Clay McLeod Chapman doesn't just write horror, he performs it in The Pumpkin Pie Show, an immersive storytelling experience that recently celebrated its 20th anniversary. If you haven't had the pleasure of seeing Chapman perform (which our own Daily Dead Editor-in-Chief Jonathan James experienced at The Overlook Film Festival), you can certainly read his work anytime in a number of books, including his new short story collection, Nothing Untoward: Stories from The Pumpkin Pie Show. To celebrate the release of his new collection, we caught up with Chapman for our latest Q&A feature to discuss his literary influences, twenty years of The Pumpkin Pie Show, writing The Tribe trilogy for Disney press, and his upcoming Marvel project that he describes as "a love story between Deadpool and Venom."
What authors and storytellers were you drawn to in your formative years that influenced your own writing and performing?
Clay McLeod Chapman: First off… I just want to say thanks for the questions. I’m a follower of Daily Dead and it means the world to me to haunt your site for a few clicks. Thank you.
As far as influences go, there’s no denying the King… particularly his short story collections Skeleton Crew and Night Shift. I remember reading “Gray Matter” in the 7th grade and being completely weirded out by its combo of cosmic horror and alcohol. Stephen King was my gateway author to Lovecraft. To Poe. It was like stumbling upon a family tree and climbing my way up it. I wanted to be a part of this literary heritage, both as a reader and a writer.
Not long after that, around the same time, I discovered Katherine Dunn’s Geek Love. This book changed my life. If you haven’t read it, I would wholeheartedly recommend it. Who doesn’t love a book about giving birth to circus freaks with run-of-the-mill household cleaning agents and narcotics! Geek Love taught me about the humanity you can find in horror.
Then there’s Ai. If you’ve never read her poetry, you must. I know, I know… poetry, right? But believe me, I swear to you, the brutality of her stanzas is devastating. Her first books, Cruelty and Killing Floor, are my all-time favorites. I’ve been copying her ever since. Hands down. All I’ve been doing for the last 20-odd years is aping Ai’s writing. She’s the best.
Then there’s Cormac McCarthy. Reading Child of God and Blood Meridian and The Road were absolutely fundamental to me. I bow down before the altar of McCarthy.
Your writing often focuses on everyday people immersed in abnormal situations. Do you find the most engrossing stories to be the ones that feature characters that readers can relate to or might recognize from their own lives?
Clay McLeod Chapman: For me, the most terrifying monsters are the ones with human faces. I think it’s fine and dandy to write about vampires or zombies or werewolves or whatnot, but there’s something to be said about exploring what’s monstrous within ourselves…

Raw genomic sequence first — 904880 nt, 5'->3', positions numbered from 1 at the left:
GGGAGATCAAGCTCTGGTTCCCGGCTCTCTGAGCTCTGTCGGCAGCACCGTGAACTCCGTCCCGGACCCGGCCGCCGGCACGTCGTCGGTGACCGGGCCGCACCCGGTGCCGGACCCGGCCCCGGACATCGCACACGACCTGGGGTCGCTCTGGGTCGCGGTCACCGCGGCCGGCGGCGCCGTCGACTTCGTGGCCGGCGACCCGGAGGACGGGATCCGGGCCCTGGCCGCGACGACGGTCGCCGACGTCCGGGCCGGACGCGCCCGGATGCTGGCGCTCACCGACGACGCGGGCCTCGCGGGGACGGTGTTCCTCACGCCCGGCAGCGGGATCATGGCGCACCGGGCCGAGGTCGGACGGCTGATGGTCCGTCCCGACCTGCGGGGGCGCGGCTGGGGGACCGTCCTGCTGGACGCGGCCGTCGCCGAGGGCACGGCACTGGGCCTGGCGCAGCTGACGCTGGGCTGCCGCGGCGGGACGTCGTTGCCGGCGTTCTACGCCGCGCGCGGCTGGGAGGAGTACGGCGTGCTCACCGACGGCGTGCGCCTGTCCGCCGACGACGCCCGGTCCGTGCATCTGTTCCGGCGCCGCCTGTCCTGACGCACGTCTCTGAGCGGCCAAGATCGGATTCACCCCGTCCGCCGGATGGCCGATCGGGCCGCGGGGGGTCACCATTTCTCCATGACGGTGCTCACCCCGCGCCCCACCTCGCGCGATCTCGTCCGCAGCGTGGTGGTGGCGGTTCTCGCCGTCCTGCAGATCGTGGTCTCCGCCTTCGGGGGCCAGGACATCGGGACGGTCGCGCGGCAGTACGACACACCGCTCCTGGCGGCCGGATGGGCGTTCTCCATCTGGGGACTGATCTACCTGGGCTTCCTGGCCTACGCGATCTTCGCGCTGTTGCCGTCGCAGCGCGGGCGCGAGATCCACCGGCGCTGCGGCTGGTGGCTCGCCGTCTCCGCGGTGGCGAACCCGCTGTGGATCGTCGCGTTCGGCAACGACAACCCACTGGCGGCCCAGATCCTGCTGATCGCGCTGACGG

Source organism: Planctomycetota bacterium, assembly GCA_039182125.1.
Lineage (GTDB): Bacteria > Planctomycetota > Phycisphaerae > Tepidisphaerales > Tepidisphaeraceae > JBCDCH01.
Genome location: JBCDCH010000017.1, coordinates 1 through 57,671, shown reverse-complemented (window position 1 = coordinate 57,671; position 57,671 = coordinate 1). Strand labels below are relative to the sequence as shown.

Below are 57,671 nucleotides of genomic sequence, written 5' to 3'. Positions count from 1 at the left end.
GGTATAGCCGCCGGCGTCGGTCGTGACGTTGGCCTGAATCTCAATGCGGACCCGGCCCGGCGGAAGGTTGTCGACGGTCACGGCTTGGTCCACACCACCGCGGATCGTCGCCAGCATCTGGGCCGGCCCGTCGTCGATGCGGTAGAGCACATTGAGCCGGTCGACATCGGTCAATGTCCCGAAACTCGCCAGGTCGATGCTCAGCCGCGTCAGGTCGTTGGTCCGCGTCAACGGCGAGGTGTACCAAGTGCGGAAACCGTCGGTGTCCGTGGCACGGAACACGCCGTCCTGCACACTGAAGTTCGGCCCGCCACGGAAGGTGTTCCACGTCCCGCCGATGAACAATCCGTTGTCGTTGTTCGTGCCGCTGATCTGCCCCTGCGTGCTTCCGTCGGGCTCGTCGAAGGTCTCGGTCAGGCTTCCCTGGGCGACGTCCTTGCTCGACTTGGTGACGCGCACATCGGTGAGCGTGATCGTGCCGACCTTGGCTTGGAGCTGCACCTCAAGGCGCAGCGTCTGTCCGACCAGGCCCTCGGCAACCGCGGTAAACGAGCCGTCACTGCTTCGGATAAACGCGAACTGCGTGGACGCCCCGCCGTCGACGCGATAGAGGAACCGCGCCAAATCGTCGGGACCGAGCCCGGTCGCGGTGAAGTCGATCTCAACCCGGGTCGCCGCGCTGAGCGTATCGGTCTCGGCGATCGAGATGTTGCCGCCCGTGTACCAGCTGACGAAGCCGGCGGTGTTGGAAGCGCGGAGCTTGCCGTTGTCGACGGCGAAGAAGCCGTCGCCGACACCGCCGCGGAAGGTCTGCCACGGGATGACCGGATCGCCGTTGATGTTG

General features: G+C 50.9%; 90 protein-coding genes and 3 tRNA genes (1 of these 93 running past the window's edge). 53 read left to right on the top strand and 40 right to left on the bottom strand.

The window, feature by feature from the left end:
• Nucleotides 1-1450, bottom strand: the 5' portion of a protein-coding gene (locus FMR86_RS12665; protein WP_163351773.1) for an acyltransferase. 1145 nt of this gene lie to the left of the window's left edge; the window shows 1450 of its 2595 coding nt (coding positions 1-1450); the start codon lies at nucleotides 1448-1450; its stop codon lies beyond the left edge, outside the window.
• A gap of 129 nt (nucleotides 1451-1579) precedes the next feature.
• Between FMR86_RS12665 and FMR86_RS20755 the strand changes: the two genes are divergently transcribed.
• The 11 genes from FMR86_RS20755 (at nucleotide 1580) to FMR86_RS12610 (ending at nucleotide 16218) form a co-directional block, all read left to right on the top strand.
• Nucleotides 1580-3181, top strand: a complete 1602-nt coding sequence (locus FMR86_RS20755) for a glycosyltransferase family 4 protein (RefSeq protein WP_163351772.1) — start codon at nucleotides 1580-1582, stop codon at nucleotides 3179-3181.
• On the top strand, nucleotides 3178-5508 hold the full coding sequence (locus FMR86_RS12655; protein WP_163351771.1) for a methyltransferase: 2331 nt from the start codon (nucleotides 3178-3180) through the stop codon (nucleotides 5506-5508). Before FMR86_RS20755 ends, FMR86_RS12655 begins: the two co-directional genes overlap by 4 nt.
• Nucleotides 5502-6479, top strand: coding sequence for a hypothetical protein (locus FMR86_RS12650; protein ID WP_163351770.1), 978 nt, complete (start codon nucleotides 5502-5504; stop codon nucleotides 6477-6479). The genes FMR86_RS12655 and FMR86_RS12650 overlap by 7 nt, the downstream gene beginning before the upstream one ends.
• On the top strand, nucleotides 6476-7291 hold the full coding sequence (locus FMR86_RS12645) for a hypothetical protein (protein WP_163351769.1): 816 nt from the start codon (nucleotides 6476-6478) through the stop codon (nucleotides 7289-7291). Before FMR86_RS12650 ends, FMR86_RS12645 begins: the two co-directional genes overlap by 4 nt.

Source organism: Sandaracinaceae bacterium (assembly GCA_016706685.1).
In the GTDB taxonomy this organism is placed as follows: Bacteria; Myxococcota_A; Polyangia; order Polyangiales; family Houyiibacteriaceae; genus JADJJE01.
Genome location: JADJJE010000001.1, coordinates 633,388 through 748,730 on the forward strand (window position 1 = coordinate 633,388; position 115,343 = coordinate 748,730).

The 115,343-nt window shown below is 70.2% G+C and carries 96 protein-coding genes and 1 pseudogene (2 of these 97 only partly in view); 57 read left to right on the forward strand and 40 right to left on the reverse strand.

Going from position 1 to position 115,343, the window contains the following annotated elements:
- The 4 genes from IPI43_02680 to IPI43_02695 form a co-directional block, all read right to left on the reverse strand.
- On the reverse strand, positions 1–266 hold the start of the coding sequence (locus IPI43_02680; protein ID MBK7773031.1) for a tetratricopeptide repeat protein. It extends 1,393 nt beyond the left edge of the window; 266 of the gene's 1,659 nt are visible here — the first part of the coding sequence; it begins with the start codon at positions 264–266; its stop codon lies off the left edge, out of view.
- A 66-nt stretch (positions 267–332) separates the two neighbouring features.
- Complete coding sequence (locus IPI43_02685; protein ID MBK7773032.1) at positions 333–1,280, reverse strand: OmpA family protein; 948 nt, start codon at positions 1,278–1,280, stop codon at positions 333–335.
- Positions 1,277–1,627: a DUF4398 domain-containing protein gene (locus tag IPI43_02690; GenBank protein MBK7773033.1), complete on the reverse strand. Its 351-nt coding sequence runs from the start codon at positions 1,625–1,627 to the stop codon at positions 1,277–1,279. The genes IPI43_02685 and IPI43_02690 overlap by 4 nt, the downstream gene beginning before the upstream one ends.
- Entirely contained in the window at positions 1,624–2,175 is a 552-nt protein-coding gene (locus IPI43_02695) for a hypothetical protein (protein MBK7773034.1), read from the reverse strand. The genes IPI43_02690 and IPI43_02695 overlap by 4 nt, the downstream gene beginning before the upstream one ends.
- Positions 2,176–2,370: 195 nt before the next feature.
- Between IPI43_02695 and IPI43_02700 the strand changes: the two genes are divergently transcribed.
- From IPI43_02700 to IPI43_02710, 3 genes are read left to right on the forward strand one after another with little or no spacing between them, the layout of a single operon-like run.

The stories I like to write are the ones that focus on a particular curdling point within everyday people, that moment when our morality sours into something less than exemplary. We are all capable of monstrous things, but we comfort ourselves in this protective blanket of virtue… but what happens if our virtue were to rip? What if we were just a few snapped synapses away from insanity? Perversion? Evil? That, to me, is terrifying.
If I’m being totally honest, all I’m doing is attempting to update the Poe formula. Give it a domestic spin. You take “The Tell-Tale Heart” or “The Black Cat” and you root those narratives in a contemporary, suburban setting and it’s surprisingly fresh. Poe’s unreliable narrators were always so fascinating to me… I love the idea that these people are the absolute worst narrators. The dude in “The Cask of Amontillado” should not be the one telling his story, because he has zero perspective outside his own tunnel-visioned lunacy. But we’re stuck with him. As readers, we have no choice but to take these unreliable narrators’ hands and walk through their stories… and at some point, we have to say: Dude, this guy is crazy. I don’t believe a word he says. The character becomes the story.
If I could replicate Poe’s myopic-narrative style with a contemporary, domestic spin, I’d be a happy, happy man… and meanwhile, Poe is probably spinning in his grave.
You bring your short stories to life through The Pumpkin Pie Show, which is widely regarded as one of the most unique and engaging live reading experiences for many years now. How did you decide to start performing your stories instead of just reading them, and how has the show evolved over the years?
Clay McLeod Chapman: Oh, man… You’re being way too kind. The Pumpkin Pie Show has been a labor of love for two decades now. We’re officially twenty years old! We’ll go wherever we’re invited, we’ll perform in any kind of venue—bathrooms to black box theaters. You name it.
I started this weird endeavor all the way back in high school, just as a means of expressing myself. I had these weird ideas in my head and wanted to find a way to articulate them. I loved short stories, but this felt… different. Somehow. More than just a story. All my friends were in punk bands—while I couldn’t play an instrument or carry a tune to save my life. But I loved the energy of a punk show. I loved the mosh pit, the stage-diving, the connection between the singer and the audience… If there was a way to replicate that energy onstage for a live performance of a mono-story, then that would be a blast. I wanted the catharsis of a punk show while delivering the creepiness of a campfire story.
And The Pumpkin Pie Show was born. Creating these icky ten-to-fifteen-minute character ballad monologues became my way of… singing a song, I guess. I’d construct a set-list of stories, taking on these characters’ personas in that first-person narrative style, a la Poe. To me, this was as close to performing in my own band as I was going to get. The Pumpkin Pie Show was my band. These stories were our songs. And the books were our albums…
Filmmaker Craig William Macneill has adapted your work with short films and a feature-length movie, The Boy (2015). When did Macneill first approach you about adapting your work and what do you enjoy about his takes on your material?